With each iteration of their research questions, I find them digging deeper into important issues. I still have do not know where they will end up, but I am glad that they have the opportunity to take this journey. I am equally grateful to be along for the ride.

The Research Seminar: Part 1- Building the Course

Eight seniors have signed on to take a leap into the unknown with me this semester. I have taught six of them before, but not in a course like this. There is no set curriculum. The course will be what the students want it to be, and I am excited and a little terrified.  Anyone who really knows me, knows that I like to be in control. While I do not feel like I have lost control, it is a different kind of teaching when you feel obligated to consult the class on all matters.

We started with three basic questions. What do you want to learn? How do you want to learn it? How will you demonstrate/share what you have learned? In the first week, we have been trying to answer them. The first class involved some discussion and brainstorming of ideas for research. Then students spent time in the next class working on their chosen topics. Today, we sat around the seminar table, and each student shared what he or she has been working on. In some cases, there has been a laser focus; two students came into the class with an idea of what they wanted to research and have stuck to it. One is looking to build on some work she did this summer about conflict resolution and the UN. Another wants to look into the psychology of witch trials, although she has broadened beyond her initial focus on Salem. Another student is interested in the Cold War but has not yet determined a more narrow focus. Others have started with one topic, which has led them to something else, which has sparked an interest in a new area.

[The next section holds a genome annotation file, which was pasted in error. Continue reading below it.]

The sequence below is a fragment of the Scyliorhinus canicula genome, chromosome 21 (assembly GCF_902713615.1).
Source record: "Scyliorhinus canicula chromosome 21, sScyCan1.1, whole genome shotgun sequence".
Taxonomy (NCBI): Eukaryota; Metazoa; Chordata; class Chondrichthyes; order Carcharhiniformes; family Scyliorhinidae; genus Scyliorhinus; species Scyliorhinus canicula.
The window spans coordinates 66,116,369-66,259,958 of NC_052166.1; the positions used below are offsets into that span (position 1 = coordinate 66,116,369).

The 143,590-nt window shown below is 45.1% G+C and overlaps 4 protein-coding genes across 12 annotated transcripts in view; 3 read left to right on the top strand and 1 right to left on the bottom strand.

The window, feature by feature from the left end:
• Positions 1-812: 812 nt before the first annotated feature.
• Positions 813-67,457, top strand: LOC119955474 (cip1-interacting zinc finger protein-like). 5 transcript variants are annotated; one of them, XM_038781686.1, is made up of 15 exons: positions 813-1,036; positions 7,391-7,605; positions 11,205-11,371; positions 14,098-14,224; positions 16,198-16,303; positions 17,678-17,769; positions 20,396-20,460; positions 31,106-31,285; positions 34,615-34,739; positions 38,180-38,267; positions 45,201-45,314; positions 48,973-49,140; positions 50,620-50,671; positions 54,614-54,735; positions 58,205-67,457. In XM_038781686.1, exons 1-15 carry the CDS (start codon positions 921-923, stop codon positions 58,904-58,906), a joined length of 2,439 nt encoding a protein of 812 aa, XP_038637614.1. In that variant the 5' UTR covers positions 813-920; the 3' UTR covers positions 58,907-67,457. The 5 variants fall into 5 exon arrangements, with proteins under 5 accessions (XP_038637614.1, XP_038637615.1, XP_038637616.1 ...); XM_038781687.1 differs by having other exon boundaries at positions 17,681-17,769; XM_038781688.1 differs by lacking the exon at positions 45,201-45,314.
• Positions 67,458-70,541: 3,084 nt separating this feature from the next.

Today they decided that they wanted to do a different project each quarter, so they would have two in-depth projects by the time the course ends in January. They also agreed that they need to be able to share their findings beyond the classroom. Ideas included screencasts, TED style talks, and blogs. One student wants to develop a conflict resolution workshop to offer at school.

What is hard for me is figuring out how much to try to direct class time and how much to let them be. There are times when conversation breaks out, and it does not seem to be entirely efficient, even off-topic. But I am also not sure yet what is truly off topic. My role should be to let learning happen and try to guide students back on course when they stray. Except that I find some of the best learning may happen when students are having a casual conversation.

It is clear to me that they care about a lot of issues, and that is part of the reason several are having trouble settling on one thing. In the back of my mind, I am wondering if a student might substitute breadth of knowledge for depth in this class. I have been thinking about research as an in-depth process, but maybe it does not have to be.  Maybe a student could learn a little about a lot of different, related things.

So – my challenge for the course is to let the students shape their own work, help them create a classroom community of support for each other, and help them set standards that they need to meet. No wonder I am nervous. The class that requires the least amount of preparation may end up calling on me to work the hardest. I need to be fully present and responsive in class and reflective out of class, which is also what I am asking the students to do.

I anticipate blogging about this course through the semester, as a way of sharing my experience and also processing my thoughts. I hope some students will join me in blogging their perspective.